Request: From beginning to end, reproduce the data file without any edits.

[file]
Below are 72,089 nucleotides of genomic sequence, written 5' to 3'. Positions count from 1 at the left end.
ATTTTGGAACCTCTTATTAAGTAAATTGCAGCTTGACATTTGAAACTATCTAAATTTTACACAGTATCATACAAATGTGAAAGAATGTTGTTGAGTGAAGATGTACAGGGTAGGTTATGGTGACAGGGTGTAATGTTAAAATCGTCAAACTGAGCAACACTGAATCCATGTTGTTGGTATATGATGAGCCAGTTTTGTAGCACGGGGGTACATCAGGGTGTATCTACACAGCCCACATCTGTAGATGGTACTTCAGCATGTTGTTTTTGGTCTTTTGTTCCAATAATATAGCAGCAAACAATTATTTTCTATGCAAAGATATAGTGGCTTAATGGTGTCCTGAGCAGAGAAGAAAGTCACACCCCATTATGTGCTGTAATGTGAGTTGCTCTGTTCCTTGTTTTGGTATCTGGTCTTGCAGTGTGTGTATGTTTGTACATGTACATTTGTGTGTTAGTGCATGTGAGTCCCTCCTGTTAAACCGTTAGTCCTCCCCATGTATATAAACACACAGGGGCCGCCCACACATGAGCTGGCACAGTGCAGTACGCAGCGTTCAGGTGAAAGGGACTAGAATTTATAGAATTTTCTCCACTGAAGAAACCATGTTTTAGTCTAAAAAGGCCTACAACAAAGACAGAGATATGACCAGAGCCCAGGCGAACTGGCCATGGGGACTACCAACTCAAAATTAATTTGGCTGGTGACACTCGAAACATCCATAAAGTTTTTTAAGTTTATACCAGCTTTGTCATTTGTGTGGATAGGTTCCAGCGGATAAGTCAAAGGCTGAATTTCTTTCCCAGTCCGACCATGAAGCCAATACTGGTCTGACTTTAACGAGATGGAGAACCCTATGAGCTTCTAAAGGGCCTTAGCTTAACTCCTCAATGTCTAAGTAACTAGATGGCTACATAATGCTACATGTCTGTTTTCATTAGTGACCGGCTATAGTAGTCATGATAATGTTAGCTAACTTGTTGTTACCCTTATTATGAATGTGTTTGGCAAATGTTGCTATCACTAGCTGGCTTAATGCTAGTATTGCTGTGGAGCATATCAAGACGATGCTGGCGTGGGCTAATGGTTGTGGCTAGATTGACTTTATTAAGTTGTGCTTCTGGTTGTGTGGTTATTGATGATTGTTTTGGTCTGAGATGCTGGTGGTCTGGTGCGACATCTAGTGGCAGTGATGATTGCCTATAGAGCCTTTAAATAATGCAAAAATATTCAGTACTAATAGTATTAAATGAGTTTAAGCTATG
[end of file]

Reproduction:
Below are 72,089 nucleotides of genomic sequence, written 5' to 3'. Positions count from 1 at the left end.
ATTTTGGAACCTCTTATTAAGTAAATTGCAGCTTGACATTTGAAACTATCTAAATTTTACACAGTATCATACAAATGTGAAAGAATGTTGTTGAGTGAAGATGTACAGGGTAGGTTATGGTGACAGGGTGTAATGTTAAAATCGTCAAACTGAGCAACACTGAATCCATGTTGTTGGTATATGATGAGCCAGTTTTGTAGCACGGGGGTACATCAGGGTGTATCTACACAGCCCACATCTGTAGATGGTACTTCAGCATGTTGTTTTTGGTCTTTTGTTCCAATAATATAGCAGCAAACAATTATTTTCTATGCAAAGATATAGTGGCTTAATGGTGTCCTGAGCAGAGAAGAAAGTCACACCCCATTATGTGCTGTAATGTGAGTTGCTCTGTTCCTTGTTTTGGTATCTGGTCTTGCAGTGTGTGTATGTTTGTACATGTACATTTGTGTGTTAGTGCATGTGAGTCCCTCCTGTTAAACCGTTAGTCCTCCCCATGTATATAAACACACAGGGGCCGCCCACACATGAGCTGGCACAGTGCAGTACGCAGCGTTCAGGTGAAAGGGACTAGAATTTATAGAATTTTCTCCACTGAAGAAACCATGTTTTAGTCTAAAAAGGCCTACAACAAAGACAGAGATATGACCAGAGCCCAGGCGAACTGGCCATGGGGACTACCAACTCAAAATTAATTTGGCTGGTGACACTCGAAACATCCATAAAGTTTTTTAAGTTTATACCAGCTTTGTCATTTGTGTGGATAGGTTCCAGCGGATAAGTCAAAGGCTGAATTTCTTTCCCAGTCCGACCATGAAGCCAATACTGGTCTGACTTTAACGAGATGGAGAACCCTATGAGCTTCTAAAGGGCCTTAGCTTAACTCCTCAATGTCTAAGTAACTAGATGGCTACATAATGCTACATGTCTGTTTTCATTAGTGACCGGCTATAGTAGTCATGATAATGTTAGCTAACTTGTTGTTACCCTTATTATGAATGTGTTTGGCAAATGTTGCTATCACTAGCTGGCTTAATGCTAGTATTGCTGTGGAGCATATCAAGACGATGCTGGCGTGGGCTAATGGTTGTGGCTAGATTGACTTTATTAAGTTGTGCTTCTGGTTGTGTGGTTATTGATGATTGTTTTGGTCTGAGATGCTGGTGGTCTGGTGCGACATCTAGTGGCAGTGATGATTGCCTATAGAGCCTTTAAATAATGCAAAAATATTCAGTACTAATAGTATTAAATGAGTTTAAGCTATG